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OneXOne event, Human Factor - Matt Damon News Column
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OneXOne event, Human Factor
  • Matt hosted the OneXOne event in Toronto on Monday night. Lucy did not attend, and Matt was accompanied by his mother Nancy Carlsson-Paige at the press conference and concert. The first photos are from Yahoo, Celebrity Mound and Faded Youth blog.

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  • Press conference interviews are from AP and OK magazine, including:

    Matt Damon says becoming a parent has changed his outlook and reinforced his commitment to helping kids through charity work.

    "At a certain point it becomes difficult to look at other children and not see your own," Damon said Monday, a few hours before hosting the annual OneXOne charity gala.

    Damon's wife Luciana gave birth to a girl, Gia Zavala, about three weeks ago. They also have a two-year-old daughter, Isabella, and the actor is stepfather to his wife's daughter from a previous marriage.

    "Something does change in you once you become a parent. ... There definitely is a shift there that makes you, I think, a little more obsessed about helping children," he said.

    Then the actor flashes his trademark grin: "But it's not like before I had kids, I was like: 'to heck with those kids!"'

    Damon, who was accompanied by his mother during a round of media interviews Monday, said he feels strongly about using his celebrity status to bring about positive change.

    "I think you get a certain amount of celebrity capital... you can spend it how you choose. You can sell shampoo - you have your own choice and it's a personal choice," he said.

    "A lot of my friends and a lot of the people I admire in the business choose to spend their celebrity capital trying to raise awareness about things and improve the conditions in people's lives ... We'll all be lying on that bed one day, and you have to make your peace with who you've been."

    So what does the two-time dad enjoy most about having kids? "Well that's a tough question because there's a lot to love about it," he explained to OK!. "It's probably the indescribable way that a new child opens up your heart. It sounds kinda corny but it's true."

    Meanwhile, Matt told OK! about a milestone in the new life of baby daughter Gia, who was born on Aug. 20. "She smiles now... mostly when she goes to the bathroom. That's natural."

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  • The Globe and Mail has a report on the event and an interview with Matt.

    In many ways, the evening is not exceptional: There's the roast beef tenderloin dinner, the long speeches and the silent auction packages. But One X One is one of the few galas that puts its celebs to work. Mr. Damon did double duty as a serious voice for change and the consummate live auction ham (comedians Joel McHale and Russell Peters joined in with their typical button-pushing antics).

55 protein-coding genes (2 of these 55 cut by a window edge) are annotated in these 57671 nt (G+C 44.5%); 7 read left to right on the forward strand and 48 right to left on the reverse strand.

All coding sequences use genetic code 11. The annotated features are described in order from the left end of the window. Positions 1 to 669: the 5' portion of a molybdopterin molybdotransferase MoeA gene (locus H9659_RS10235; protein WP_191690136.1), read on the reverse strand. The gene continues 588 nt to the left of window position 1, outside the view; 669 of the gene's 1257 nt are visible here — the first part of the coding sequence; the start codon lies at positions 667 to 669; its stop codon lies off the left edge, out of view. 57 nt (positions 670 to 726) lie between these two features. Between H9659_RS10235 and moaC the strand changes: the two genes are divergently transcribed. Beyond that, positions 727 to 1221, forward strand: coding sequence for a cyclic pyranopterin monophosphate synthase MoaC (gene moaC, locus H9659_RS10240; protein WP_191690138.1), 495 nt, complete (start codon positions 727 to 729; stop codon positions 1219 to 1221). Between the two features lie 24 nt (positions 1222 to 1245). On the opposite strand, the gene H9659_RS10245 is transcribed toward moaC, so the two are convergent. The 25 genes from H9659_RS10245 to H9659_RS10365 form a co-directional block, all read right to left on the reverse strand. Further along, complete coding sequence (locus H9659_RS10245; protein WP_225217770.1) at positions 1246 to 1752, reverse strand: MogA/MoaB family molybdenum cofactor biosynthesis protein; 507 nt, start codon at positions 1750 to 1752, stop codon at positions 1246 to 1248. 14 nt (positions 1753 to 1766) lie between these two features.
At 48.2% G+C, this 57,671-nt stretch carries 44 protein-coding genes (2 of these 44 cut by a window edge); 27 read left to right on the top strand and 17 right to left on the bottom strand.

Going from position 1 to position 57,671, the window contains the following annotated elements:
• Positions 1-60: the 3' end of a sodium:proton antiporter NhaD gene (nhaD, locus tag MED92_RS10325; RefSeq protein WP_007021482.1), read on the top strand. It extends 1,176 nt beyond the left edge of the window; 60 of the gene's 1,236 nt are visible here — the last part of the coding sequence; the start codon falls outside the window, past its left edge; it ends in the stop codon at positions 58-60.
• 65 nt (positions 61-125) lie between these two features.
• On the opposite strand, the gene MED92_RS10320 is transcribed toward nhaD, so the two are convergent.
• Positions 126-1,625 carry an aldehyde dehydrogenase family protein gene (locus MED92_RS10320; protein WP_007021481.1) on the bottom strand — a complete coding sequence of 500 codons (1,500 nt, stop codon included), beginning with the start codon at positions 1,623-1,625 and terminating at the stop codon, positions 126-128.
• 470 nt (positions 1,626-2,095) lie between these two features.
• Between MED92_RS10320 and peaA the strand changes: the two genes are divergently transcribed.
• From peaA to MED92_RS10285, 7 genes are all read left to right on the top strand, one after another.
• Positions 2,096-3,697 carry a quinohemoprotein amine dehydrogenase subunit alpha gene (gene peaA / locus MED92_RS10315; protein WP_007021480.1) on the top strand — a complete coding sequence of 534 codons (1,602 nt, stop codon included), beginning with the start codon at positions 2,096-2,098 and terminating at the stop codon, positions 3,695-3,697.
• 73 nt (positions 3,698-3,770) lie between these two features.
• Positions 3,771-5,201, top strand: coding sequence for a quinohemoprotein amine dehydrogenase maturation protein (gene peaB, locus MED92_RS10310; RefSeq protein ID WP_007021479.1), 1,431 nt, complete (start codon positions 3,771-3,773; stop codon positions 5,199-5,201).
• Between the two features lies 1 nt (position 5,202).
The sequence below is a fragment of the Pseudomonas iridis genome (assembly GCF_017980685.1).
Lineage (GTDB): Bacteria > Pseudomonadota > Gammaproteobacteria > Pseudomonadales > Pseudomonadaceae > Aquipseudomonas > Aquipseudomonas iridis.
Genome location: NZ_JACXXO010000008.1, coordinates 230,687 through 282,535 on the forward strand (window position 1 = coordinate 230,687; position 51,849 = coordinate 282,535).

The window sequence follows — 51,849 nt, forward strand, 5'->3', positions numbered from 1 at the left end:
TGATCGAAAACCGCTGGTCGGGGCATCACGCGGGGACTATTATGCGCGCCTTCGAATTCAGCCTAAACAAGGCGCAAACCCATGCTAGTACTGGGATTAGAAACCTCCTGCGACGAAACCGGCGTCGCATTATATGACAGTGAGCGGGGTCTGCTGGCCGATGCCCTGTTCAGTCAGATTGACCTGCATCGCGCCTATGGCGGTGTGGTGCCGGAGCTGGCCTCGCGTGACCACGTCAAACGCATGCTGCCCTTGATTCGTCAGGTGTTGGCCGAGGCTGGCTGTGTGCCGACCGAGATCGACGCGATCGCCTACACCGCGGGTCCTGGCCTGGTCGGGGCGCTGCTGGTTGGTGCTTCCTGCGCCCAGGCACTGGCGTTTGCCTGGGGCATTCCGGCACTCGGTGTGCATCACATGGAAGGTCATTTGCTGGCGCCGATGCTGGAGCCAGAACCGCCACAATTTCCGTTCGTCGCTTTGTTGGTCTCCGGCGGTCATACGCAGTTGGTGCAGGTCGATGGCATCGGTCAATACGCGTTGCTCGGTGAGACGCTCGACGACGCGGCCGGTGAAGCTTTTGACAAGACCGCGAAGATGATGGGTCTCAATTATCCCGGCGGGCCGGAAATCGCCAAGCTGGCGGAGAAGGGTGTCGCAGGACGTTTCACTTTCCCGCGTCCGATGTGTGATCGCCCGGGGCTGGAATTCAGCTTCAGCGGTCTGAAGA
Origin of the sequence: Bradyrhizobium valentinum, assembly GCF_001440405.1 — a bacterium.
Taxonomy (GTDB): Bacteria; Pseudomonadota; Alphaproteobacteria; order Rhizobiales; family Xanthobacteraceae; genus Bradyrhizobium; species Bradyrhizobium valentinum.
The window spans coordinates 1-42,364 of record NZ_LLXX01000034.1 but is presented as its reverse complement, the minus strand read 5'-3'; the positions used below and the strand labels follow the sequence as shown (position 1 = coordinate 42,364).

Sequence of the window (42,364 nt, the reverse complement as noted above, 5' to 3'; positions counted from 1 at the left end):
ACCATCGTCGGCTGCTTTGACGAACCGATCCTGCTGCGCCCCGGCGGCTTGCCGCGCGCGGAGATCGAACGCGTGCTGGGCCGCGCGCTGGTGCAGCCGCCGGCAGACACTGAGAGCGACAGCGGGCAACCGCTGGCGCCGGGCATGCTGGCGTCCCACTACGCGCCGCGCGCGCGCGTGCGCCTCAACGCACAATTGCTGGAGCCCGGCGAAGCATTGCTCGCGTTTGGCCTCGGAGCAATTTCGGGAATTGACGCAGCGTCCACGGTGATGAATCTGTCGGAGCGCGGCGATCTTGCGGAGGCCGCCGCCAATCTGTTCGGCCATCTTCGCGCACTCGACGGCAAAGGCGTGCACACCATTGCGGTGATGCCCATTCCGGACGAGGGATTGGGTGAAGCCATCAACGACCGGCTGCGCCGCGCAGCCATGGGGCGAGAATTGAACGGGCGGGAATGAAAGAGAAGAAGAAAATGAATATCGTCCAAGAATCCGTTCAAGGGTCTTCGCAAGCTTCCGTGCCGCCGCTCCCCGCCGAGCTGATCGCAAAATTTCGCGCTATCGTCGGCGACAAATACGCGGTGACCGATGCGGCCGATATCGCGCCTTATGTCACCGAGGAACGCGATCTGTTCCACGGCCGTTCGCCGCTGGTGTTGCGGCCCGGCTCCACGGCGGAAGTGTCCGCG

Matt Damon is a tad bleary-eyed. A condition, the Bourne bruiser readily concedes, due largely to the birth one month ago of his third daughter, Gia. “We've just had a baby so that's dominated everything. And I'm a bit sleep deprived,” the Oscar-winner says. But not as sleep challenged, he's quick to note, as his buddy Brad Pitt, who as the world knows, just celebrated the arrival of twins with partner Angelina Jolie.

    Damon's back in town to resume his hosting duties at the annual TIFF charity gala, OneXOne, a job that the actor has signed up for in perpetuity. Or at least, he says with a grin, “until they replace me.”

    Damon has just completed shooting on two new films, Green Zone and The Informant. The latter, a Steven Soderbergh thriller, required Damon, normally a pretty fit guy, to pack on the beef. To the tune of roughly 30 pounds.

    “Steven just said he wanted me to be doughy,” chuckles Damon. “And it turns out, if you just pretend you're in college – and you're 37 years old, you can become doughy very, very quickly.” Damon's menu of choice? “Late-night burgers are an excellent option. They will catalyze your doughy.”

    In early February, he heads to Cape Town and Johannesburg to begin a movie about the country's national rugby team based on a book called Playing the Enemy, by John Carlin. It's a heartwarming tale, he says, centred on the rugby world cup, which dovetailed with the beginning of Nelson Mandela's presidency at the time of reconciliation in his country. “It's one of those scripts that I read, and I was just, ‘I'm in.' The Hollywood people said, ‘Wait a minute. You're not the lead role.' And I said, ‘You don't understand. I'm in.'”

    So, for this film, doughy is not an option? “No,” sighs Damon. “I've started working out again.”

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